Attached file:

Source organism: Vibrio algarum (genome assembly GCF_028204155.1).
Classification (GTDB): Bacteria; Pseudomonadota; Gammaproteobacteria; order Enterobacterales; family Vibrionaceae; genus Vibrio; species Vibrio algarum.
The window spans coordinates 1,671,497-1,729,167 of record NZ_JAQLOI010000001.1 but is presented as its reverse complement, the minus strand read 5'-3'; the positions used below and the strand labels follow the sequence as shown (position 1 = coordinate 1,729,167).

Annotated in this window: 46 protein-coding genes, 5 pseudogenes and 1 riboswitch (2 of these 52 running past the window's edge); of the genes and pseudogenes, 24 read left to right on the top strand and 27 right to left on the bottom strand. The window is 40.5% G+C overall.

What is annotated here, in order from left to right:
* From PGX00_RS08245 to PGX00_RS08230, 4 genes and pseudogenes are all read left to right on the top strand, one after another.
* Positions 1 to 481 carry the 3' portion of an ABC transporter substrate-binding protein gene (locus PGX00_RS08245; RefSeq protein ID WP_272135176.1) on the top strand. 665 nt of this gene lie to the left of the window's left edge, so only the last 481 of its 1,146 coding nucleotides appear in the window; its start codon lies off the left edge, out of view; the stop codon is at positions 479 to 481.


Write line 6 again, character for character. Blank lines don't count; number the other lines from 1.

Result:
* From PGX00_RS08245 to PGX00_RS08230, 4 genes and pseudogenes are all read left to right on the top strand, one after another.